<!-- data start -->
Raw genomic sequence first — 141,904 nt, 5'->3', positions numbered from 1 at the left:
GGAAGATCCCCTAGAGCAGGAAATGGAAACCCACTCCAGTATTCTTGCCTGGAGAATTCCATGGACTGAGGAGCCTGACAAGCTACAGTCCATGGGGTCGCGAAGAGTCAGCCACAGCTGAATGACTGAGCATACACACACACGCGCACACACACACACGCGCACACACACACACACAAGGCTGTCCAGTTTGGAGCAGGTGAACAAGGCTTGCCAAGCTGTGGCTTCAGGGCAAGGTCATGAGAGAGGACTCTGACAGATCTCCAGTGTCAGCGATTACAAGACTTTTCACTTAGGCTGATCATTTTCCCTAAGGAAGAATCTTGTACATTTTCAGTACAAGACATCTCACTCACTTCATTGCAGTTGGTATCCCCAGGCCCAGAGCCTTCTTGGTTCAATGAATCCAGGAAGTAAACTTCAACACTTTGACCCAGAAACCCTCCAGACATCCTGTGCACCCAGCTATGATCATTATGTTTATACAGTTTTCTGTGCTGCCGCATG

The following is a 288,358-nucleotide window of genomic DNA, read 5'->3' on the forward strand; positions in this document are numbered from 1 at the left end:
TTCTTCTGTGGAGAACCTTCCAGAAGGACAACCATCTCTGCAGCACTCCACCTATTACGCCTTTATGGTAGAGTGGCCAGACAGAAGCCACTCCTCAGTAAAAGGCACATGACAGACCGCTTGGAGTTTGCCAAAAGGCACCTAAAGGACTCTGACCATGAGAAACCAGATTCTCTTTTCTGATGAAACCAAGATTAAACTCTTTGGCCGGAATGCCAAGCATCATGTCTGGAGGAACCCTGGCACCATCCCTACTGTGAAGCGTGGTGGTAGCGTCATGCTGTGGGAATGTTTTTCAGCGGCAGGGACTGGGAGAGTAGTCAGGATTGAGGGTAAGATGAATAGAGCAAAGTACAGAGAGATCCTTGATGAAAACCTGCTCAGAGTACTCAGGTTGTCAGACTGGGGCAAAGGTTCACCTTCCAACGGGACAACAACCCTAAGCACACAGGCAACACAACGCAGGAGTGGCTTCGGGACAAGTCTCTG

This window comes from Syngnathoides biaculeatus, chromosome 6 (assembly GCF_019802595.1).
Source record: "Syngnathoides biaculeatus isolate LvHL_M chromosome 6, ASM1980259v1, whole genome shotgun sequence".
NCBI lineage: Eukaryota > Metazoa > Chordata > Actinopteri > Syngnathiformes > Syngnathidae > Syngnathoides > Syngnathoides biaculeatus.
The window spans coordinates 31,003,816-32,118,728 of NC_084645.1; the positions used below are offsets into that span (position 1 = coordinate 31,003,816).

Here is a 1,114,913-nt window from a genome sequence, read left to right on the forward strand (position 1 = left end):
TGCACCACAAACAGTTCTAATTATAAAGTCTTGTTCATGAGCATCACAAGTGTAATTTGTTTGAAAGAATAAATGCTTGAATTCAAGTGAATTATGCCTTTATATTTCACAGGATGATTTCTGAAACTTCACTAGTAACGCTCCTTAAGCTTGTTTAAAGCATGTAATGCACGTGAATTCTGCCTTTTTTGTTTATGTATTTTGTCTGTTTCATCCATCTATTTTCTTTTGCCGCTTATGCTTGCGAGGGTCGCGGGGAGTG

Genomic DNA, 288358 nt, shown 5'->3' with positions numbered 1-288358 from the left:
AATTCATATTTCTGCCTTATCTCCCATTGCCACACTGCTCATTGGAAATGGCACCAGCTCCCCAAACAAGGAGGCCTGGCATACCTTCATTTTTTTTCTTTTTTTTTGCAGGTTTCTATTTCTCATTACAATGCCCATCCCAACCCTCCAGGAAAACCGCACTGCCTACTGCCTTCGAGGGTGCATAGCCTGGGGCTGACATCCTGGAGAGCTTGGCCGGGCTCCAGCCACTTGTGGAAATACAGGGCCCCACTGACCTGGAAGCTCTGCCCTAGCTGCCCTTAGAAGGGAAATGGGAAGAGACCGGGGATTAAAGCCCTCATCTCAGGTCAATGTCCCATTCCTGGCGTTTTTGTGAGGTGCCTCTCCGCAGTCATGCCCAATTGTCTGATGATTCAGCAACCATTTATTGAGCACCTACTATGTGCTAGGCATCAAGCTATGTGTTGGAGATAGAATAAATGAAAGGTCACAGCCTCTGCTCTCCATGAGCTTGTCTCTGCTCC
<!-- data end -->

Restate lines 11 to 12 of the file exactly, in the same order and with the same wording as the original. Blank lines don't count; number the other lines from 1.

Genomic DNA, 288358 nt, shown 5'->3' with positions numbered 1-288358 from the left:
AATTCATATTTCTGCCTTATCTCCCATTGCCACACTGCTCATTGGAAATGGCACCAGCTCCCCAAACAAGGAGGCCTGGCATACCTTCATTTTTTTTCTTTTTTTTTGCAGGTTTCTATTTCTCATTACAATGCCCATCCCAACCCTCCAGGAAAACCGCACTGCCTACTGCCTTCGAGGGTGCATAGCCTGGGGCTGACATCCTGGAGAGCTTGGCCGGGCTCCAGCCACTTGTGGAAATACAGGGCCCCACTGACCTGGAAGCTCTGCCCTAGCTGCCCTTAGAAGGGAAATGGGAAGAGACCGGGGATTAAAGCCCTCATCTCAGGTCAATGTCCCATTCCTGGCGTTTTTGTGAGGTGCCTCTCCGCAGTCATGCCCAATTGTCTGATGATTCAGCAACCATTTATTGAGCACCTACTATGTGCTAGGCATCAAGCTATGTGTTGGAGATAGAATAAATGAAAGGTCACAGCCTCTGCTCTCCATGAGCTTGTCTCTGCTCC